Playtime: Explaining robotics, and how you can help local team travel to ‘Worlds’

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The Atomic Robots (Photo courtesy team’s Facebook page)

A few years ago, a neighbor from up the street told us about these amazing competitions that her son, who was part of the STEM program at Mountlake Terrace High School, took part in. She explained the stadium-type feel with cheering and fanfare typically reserved for sporting events. At the time, It was hard to picture, and now having had one of my kids compete in a robotics competition, my neighbor described it perfectly! By the end of the day-long robotics competition, the stands were full, the concession stand was picked over, and the cheering was loud.

While skimming Facebook, I came across a post in a local Moms group where Pam Brisse posted about her son Luke, a 10th grader at Edmonds Heights K-12, and his team, Atomic Robotics, going to “Worlds” next month in Houston, Texas. Brisse posted to “brag a little” about the team, which is one of only six teams from our state to advance to this level, and her son, who is the “team’s co-manager in charge of the engineering and programming side of things.”

To get some more information on just what a robotics team does and to find out what “Worlds” are, I spoke with Cathy Webb, K-12 Tech Integration Specialist at Edmonds Heights, which draws students from across the Edmonds School District. Webb not only teaches their Robotics classes, she is also a coach for Atomic Robotics. She shares coaching duties with John Courter, the team’s tech coach and a parent of a former Edmonds Heights K-12 student. I got the chance to talk to Webb, over background chatter from her school lab, about the team, its benefits and just what it takes for 10 kids, two coaches and one robot to get to Houston.

Atomic Robotics is a FTC or FIRST Tech Challenge Team. FTC teams are aimed at those from 7th to 12th grade. As I found out with my son’s team, FIRST (For Inspiration and Recognition of Science and Technology) Robotics Competitions are much more than robot building. The group, founded in 1989, aims to “inspire young people’s interest and participation in science and technology.” Webb explained that the team reached this level after wins at “Interleague” and “State” then after a good showing at “Super Regionals,” the team was invited to compete at the FIRST Championship in Houston next month, otherwise known at “Worlds” as international teams compete. These teams are far more than “just building robots.” Many different skills are involved in being on a robotics team. Competitions require marketing, programming, community outreach, mentoring, and more.

Team members “develop a multitude of skills and develop the skills on their own,” Webb said, leading into a story about a team member who joined Atomic Robotics intending to work on robot programming. Instead, he ended up focusing on the production of the video they use to market the team and do community outreach. Being able to explore all the different facets of a team allowed this team member to “find out he loved” a different thing and has since been accepted to Seattle Film Institute.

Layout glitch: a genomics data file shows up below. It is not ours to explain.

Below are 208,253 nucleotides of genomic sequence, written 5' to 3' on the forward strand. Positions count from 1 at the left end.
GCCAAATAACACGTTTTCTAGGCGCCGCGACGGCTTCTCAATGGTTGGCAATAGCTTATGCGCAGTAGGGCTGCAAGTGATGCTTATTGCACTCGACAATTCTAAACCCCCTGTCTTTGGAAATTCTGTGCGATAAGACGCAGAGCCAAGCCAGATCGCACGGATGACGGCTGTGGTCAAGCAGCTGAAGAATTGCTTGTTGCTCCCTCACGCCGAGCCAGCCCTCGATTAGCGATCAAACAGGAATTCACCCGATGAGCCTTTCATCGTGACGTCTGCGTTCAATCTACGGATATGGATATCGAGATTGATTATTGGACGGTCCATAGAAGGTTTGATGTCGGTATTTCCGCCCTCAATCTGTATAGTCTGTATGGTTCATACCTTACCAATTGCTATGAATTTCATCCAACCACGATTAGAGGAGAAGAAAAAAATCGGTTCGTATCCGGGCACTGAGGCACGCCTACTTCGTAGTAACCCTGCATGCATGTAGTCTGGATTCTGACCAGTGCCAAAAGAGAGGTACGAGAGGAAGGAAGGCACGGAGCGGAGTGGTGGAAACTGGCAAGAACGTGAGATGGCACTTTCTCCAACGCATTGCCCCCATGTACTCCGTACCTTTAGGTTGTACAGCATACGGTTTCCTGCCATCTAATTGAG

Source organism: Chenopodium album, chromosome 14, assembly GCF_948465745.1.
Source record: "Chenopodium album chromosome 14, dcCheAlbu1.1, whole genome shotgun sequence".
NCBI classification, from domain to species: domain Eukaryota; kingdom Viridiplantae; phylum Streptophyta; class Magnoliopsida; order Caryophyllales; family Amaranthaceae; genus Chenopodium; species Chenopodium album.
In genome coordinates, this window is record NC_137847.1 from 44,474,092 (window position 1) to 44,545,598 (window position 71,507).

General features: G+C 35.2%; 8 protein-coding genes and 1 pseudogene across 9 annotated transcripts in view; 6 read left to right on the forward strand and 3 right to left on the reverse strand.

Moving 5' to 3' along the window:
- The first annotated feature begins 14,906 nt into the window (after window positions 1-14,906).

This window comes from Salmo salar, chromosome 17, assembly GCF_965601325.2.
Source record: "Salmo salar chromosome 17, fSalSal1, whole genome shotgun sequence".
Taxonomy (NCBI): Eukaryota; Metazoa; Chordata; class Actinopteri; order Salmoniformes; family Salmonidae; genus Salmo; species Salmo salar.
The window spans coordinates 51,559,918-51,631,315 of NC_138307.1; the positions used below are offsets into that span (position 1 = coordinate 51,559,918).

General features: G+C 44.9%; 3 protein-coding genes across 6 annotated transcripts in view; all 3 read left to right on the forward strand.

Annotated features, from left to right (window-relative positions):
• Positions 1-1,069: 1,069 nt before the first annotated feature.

On top of broadening horizons and gaining translatable life skills, Webb says the students get opportunities for “exposure” and professional “input” on their projects. Atomic Robots has done so by presenting their projects to Boeing, Microsoft, and Disney.

The team competing at the Washington state championships in 2015.

The other reason Brisse posted about her son’s team was to generate donations. Webb told me that it will take $16,000 to get the team to the competition. The robot they’ve been using weighed 85 pounds, but Webb says they are building a new robot for this competition. Since posting their GoFundMe page — currently at $1,400 — the team announced that two anonymous donors have offered a match if the donations reach $3,000: “If we can raise $3,000.00, it will become $9,000.00!” If you’d like to help Atomic Robotics, you can do so by clicking HERE.

So how does your child get involved in robotics locally? Webb told me that each local high school has a FRC robotics team. They are like the Atomic Robotics FTC team, but the age range is smaller, allowing only for those at the high school level. On the lower levels, where my son competed, I’ve seen FLL, FIRST Lego League, teams formed at school, but also was particularly pumped up about a local Girl Scout Troop forming a team and advancing past the first level of competition. You can find out more about bringing a team to your school at FirstInspires.org.

Of the many LEGO engineering camps at the Frances Anderson Center this summer, two are specifically robotics based. “Robotics Using LEGO WeDo” for grades 2-4 is an introductory robotics class where kids will learn “basic programming skills, simple engineering concepts, and the names of robot components.” This class is a “ great way to prepare young Robotics enthusiasts for our more advanced Robotics programs.”

Those in grades 5-8 can sign up for “Robotics Using LEGO EV3.” Students can build and program robots using the LEGO® Mindstorms EV3 system” which is what the FIRST LEGO League competitors use. Students will use “mechanical and software design” as they work in small groups to program and build their robot to “avoid obstacles, pick up and carry objects, and play sounds.” For more details on either class, you can check out EdmondsCamps.org or call Edmonds Parks and Recreation at 425-771-0230.

— By Jennifer Marx

Jen Marx

Jen Marx, an Edmonds mom of two young boys, is always looking for a fun place to take the kids that makes them tired enough to go to bed on time. You can find her on Twitter trying to make sense of begging kids to ” just eat the mac n cheese” @jen_marx.

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